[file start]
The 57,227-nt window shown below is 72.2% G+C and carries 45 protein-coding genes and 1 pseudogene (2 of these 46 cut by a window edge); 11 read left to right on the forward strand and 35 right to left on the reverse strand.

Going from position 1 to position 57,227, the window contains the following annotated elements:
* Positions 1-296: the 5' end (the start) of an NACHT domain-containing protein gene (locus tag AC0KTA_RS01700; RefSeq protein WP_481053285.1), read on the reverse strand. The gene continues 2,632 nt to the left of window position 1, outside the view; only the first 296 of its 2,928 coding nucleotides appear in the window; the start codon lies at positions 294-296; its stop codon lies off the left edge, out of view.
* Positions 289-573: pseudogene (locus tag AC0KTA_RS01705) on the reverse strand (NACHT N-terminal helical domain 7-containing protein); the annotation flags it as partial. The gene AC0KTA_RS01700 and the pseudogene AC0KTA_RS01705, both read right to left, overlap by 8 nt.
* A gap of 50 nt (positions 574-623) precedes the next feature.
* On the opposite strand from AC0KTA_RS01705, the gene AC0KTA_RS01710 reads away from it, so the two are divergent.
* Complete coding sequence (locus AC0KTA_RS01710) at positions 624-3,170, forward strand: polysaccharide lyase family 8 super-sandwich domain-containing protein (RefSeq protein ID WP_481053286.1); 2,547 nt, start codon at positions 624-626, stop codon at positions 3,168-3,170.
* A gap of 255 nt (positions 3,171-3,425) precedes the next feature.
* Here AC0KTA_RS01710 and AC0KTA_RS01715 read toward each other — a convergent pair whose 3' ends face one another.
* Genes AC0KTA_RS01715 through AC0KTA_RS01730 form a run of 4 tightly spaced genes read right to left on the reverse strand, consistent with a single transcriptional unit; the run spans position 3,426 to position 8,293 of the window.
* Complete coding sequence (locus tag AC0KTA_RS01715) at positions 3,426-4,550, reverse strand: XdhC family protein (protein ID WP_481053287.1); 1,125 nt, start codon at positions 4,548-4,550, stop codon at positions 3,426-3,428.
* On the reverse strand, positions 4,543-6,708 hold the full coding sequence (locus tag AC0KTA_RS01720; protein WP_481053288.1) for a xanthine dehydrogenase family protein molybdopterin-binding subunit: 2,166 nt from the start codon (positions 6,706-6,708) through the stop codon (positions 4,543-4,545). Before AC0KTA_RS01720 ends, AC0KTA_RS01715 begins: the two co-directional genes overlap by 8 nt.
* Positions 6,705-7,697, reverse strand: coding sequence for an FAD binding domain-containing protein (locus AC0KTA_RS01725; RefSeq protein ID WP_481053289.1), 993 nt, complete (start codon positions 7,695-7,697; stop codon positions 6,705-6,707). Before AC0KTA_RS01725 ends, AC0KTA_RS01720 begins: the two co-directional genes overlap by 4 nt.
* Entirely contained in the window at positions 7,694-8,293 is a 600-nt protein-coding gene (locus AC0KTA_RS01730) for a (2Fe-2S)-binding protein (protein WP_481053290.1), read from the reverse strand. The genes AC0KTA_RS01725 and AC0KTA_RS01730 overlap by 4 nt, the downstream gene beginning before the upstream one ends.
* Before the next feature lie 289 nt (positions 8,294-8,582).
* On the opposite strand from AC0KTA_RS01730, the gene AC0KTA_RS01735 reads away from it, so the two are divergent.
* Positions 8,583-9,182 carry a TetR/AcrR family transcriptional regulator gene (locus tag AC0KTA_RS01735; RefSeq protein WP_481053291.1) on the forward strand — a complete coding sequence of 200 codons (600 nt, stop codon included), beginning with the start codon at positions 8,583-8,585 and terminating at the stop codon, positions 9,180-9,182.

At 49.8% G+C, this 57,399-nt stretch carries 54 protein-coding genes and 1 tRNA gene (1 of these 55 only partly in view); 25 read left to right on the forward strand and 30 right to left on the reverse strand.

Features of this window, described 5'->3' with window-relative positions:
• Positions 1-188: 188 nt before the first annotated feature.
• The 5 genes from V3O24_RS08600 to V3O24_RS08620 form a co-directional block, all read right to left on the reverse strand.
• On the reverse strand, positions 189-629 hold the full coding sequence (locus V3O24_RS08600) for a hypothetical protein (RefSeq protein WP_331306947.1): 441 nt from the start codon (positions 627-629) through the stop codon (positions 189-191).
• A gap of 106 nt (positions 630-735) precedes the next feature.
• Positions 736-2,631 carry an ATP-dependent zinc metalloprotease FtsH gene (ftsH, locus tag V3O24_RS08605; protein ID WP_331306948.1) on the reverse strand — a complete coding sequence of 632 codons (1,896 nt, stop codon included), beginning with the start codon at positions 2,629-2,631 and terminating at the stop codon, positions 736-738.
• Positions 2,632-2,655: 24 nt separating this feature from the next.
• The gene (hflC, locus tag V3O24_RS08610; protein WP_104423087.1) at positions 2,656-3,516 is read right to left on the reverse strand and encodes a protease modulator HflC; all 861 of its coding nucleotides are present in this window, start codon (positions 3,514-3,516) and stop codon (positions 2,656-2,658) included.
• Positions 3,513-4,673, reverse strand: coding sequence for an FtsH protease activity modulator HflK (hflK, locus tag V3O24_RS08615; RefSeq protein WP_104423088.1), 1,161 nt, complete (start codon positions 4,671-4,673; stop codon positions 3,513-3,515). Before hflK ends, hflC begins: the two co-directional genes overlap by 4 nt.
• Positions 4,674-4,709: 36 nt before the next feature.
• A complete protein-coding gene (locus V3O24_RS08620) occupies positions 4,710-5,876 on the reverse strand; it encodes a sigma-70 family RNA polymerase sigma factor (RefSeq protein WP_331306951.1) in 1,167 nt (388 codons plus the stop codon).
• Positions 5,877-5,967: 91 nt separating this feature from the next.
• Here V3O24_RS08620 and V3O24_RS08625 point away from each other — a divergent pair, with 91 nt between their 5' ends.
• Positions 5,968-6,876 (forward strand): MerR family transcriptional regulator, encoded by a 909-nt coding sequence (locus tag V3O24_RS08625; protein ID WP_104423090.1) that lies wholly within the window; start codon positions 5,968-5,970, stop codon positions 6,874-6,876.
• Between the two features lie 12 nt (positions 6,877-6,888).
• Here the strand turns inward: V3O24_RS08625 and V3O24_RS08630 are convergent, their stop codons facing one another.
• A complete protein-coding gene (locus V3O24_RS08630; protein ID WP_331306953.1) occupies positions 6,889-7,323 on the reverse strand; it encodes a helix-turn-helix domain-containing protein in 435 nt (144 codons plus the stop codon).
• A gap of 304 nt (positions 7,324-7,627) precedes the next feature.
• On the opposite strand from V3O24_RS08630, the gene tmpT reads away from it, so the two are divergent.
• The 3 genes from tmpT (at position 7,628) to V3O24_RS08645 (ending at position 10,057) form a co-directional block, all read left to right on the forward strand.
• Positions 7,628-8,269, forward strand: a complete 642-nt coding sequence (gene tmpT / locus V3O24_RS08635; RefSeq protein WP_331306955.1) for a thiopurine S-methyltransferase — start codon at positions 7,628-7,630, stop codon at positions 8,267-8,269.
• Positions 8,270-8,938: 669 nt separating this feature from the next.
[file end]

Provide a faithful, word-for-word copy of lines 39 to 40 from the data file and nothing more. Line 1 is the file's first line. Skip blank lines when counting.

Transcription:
• Positions 7,628-8,269, forward strand: a complete 642-nt coding sequence (gene tmpT / locus V3O24_RS08635; RefSeq protein WP_331306955.1) for a thiopurine S-methyltransferase — start codon at positions 7,628-7,630, stop codon at positions 8,267-8,269.
• Positions 8,270-8,938: 669 nt separating this feature from the next.